Last week I wrote about one of the benefits of financial planning—managing client expectations when the markets are out performing. This week, I'd like to stay with the topic and discuss a slightly out-of-the-box idea that I have been developing for a few years. Let me explain.
Financial Planning = Risk Management
I believe the concept of financial planning is rooted in risk management. In other words, the primary purpose of a financial plan is to assess an individual's situation and identify areas where the potential for loss exists. With this as a backdrop, I'd like to introduce you to what I call, "The Five Categories of Risk."
In my estimation, with the exception of a few outliers, every potential problem that we could encounter falls under one of five risk categories. They are:
1) Premature Death
2) Living Too Long (Extended Life)
3) Unfavorable Lifestyle Change
4) Loss of Important Data
5) Identity Theft
As mentioned, outside of a few outliers, every problem our clients may face which could have a negative financial impact will fall under one of these categories.
Over the past few years I have developed a series of supporting questionnaires to help determine an individual's exposure to these risk categories and their respective subcategories. However, due to the proprietary nature of this, I will keep our discussion at a high level for now. Here's an example.
Risk 1: Premature Death
Although this concept is not new, and in fact the life insurance industry has been the purveyor of answers to this risk for years, what would be the effect on the survivors if the chief bread-winner were to die suddenly? Moreover, what factors might lend insight to this possibility? Although no one can say with certainty if a particular individual is going to die prematurely, we can look at lifestyle, environmental and genetic factors to surmise if the risk is elevated.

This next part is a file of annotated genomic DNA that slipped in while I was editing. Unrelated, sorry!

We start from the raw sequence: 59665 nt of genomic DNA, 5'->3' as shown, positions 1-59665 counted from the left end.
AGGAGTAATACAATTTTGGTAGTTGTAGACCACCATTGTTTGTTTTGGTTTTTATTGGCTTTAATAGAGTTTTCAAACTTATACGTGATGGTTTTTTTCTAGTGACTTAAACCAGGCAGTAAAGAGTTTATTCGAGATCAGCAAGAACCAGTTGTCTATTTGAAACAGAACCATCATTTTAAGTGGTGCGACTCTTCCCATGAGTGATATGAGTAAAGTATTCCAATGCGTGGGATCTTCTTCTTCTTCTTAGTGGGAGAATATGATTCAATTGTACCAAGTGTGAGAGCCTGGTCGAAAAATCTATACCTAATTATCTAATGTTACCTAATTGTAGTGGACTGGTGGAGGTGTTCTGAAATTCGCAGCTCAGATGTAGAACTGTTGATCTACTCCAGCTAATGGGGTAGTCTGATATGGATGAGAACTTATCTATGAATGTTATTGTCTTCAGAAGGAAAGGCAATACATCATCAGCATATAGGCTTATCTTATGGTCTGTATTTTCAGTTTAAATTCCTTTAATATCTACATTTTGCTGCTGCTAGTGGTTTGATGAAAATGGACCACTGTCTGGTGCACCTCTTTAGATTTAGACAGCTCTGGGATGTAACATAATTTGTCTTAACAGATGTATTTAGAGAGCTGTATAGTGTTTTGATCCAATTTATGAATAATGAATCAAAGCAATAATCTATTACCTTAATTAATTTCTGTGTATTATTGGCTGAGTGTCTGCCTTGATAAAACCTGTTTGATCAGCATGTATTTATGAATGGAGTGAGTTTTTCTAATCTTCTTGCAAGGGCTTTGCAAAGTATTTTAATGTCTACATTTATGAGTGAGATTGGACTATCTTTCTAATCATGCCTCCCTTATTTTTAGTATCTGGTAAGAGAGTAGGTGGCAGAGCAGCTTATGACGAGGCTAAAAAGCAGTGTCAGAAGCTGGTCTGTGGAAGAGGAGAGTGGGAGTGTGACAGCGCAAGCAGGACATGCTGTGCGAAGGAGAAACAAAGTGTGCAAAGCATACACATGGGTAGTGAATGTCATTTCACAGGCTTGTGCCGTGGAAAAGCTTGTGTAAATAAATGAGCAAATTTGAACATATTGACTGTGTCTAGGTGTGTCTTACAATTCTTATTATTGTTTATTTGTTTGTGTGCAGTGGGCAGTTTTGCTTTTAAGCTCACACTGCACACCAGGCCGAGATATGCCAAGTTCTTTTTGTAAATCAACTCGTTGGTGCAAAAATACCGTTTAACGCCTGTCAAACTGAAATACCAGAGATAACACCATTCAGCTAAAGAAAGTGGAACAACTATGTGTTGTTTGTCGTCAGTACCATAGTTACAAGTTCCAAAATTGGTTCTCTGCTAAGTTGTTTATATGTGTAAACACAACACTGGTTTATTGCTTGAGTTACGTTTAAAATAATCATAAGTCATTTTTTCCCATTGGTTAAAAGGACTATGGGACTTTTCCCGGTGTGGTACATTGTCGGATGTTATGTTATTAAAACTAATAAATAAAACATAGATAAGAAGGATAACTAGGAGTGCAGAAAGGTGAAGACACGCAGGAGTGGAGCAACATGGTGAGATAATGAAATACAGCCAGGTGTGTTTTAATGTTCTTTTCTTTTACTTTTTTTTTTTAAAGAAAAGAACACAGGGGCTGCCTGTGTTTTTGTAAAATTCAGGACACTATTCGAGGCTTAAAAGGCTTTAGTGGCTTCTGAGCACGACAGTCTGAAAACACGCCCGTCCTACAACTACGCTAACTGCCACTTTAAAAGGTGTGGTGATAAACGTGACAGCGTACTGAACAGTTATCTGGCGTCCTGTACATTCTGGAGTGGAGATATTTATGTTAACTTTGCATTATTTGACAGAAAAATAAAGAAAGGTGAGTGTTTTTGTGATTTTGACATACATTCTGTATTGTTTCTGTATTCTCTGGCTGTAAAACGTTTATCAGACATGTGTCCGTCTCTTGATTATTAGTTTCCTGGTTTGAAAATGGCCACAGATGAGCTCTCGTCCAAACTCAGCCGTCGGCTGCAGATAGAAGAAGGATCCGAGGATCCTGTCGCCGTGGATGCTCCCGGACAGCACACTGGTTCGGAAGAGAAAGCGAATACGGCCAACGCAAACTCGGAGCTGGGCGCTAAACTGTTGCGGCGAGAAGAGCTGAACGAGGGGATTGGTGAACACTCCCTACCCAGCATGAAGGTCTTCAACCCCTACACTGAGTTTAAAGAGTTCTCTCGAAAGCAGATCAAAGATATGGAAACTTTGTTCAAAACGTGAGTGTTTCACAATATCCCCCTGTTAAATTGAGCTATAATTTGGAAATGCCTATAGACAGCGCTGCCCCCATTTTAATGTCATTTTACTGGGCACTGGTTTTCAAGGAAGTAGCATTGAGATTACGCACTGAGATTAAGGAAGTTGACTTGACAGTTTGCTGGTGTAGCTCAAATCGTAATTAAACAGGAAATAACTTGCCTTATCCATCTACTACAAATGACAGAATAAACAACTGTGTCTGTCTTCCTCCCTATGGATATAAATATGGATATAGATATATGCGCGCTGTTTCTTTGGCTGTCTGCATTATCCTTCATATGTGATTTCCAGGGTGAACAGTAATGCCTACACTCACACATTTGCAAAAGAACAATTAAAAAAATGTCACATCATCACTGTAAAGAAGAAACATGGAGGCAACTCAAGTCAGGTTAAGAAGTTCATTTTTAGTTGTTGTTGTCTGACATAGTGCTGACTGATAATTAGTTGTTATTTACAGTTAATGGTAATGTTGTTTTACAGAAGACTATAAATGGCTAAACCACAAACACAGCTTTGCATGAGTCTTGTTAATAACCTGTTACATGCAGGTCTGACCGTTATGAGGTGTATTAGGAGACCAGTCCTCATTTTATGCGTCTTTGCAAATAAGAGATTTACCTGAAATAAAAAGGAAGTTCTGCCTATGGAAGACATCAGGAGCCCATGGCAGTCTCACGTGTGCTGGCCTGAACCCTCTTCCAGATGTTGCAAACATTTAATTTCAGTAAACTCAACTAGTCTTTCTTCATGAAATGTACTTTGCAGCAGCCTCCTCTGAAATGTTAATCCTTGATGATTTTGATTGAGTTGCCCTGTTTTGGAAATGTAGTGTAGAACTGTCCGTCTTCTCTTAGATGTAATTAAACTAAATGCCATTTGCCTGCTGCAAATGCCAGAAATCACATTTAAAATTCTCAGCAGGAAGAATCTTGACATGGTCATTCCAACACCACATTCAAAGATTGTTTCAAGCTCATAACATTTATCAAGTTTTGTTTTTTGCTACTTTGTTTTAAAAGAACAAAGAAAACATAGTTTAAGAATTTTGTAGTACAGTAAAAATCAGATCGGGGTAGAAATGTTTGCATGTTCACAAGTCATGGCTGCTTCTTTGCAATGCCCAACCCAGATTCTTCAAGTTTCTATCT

For instance, there are certain high-risk occupations that result in a lower life expectancy than that of the population at large. If we have a client in such a vocation, we should be acutely aware, better yet, make the client aware of this potential and plan accordingly. Although this is a very obvious risk, some of the other categories delve into risks which are far less obvious.
This is just one sub-categorical risk in one of the five main categories. In total, there are numerous such risks which should be addressed, and I believe financial planning provides the best option for such an analysis. Even though the example noted here is a very basic, obvious risk, I hope it provides some insight into this potential new approach to financial planning. If you would take a moment, I'd love to get your thoughts. However, I realize this brief post may not provide enough data to render a meaningful commentary. That said, any views would be appreciated.
Thanks for reading and have a great week!